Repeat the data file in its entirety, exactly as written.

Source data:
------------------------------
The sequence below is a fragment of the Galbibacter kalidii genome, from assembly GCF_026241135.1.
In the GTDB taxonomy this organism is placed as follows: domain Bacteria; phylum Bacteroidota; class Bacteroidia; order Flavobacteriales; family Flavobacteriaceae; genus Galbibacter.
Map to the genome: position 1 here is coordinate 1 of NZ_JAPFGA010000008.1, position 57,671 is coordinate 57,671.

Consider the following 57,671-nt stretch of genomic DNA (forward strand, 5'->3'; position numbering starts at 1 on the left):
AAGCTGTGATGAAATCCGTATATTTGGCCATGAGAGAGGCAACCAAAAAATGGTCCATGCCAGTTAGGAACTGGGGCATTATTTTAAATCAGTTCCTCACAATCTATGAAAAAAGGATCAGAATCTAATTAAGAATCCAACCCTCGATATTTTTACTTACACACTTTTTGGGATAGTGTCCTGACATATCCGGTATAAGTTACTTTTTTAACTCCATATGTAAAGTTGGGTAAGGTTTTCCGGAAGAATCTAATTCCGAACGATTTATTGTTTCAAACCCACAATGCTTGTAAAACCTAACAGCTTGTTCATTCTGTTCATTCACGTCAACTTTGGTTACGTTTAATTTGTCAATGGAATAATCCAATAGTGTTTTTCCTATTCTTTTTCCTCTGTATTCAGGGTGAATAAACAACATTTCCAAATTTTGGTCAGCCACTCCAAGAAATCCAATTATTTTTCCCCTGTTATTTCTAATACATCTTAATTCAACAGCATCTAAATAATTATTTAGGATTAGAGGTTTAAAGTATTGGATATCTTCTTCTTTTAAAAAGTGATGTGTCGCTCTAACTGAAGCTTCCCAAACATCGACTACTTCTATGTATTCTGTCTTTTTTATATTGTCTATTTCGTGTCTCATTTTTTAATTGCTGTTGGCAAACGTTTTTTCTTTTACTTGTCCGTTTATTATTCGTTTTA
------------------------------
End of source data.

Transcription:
The sequence below is a fragment of the Galbibacter kalidii genome, from assembly GCF_026241135.1.
In the GTDB taxonomy this organism is placed as follows: domain Bacteria; phylum Bacteroidota; class Bacteroidia; order Flavobacteriales; family Flavobacteriaceae; genus Galbibacter.
Map to the genome: position 1 here is coordinate 1 of NZ_JAPFGA010000008.1, position 57,671 is coordinate 57,671.

Consider the following 57,671-nt stretch of genomic DNA (forward strand, 5'->3'; position numbering starts at 1 on the left):
AAGCTGTGATGAAATCCGTATATTTGGCCATGAGAGAGGCAACCAAAAAATGGTCCATGCCAGTTAGGAACTGGGGCATTATTTTAAATCAGTTCCTCACAATCTATGAAAAAAGGATCAGAATCTAATTAAGAATCCAACCCTCGATATTTTTACTTACACACTTTTTGGGATAGTGTCCTGACATATCCGGTATAAGTTACTTTTTTAACTCCATATGTAAAGTTGGGTAAGGTTTTCCGGAAGAATCTAATTCCGAACGATTTATTGTTTCAAACCCACAATGCTTGTAAAACCTAACAGCTTGTTCATTCTGTTCATTCACGTCAACTTTGGTTACGTTTAATTTGTCAATGGAATAATCCAATAGTGTTTTTCCTATTCTTTTTCCTCTGTATTCAGGGTGAATAAACAACATTTCCAAATTTTGGTCAGCCACTCCAAGAAATCCAATTATTTTTCCCCTGTTATTTCTAATACATCTTAATTCAACAGCATCTAAATAATTATTTAGGATTAGAGGTTTAAAGTATTGGATATCTTCTTCTTTTAAAAAGTGATGTGTCGCTCTAACTGAAGCTTCCCAAACATCGACTACTTCTATGTATTCTGTCTTTTTTATATTGTCTATTTCGTGTCTCATTTTTTAATTGCTGTTGGCAAACGTTTTTTCTTTTACTTGTCCGTTTATTATTCGTTTTA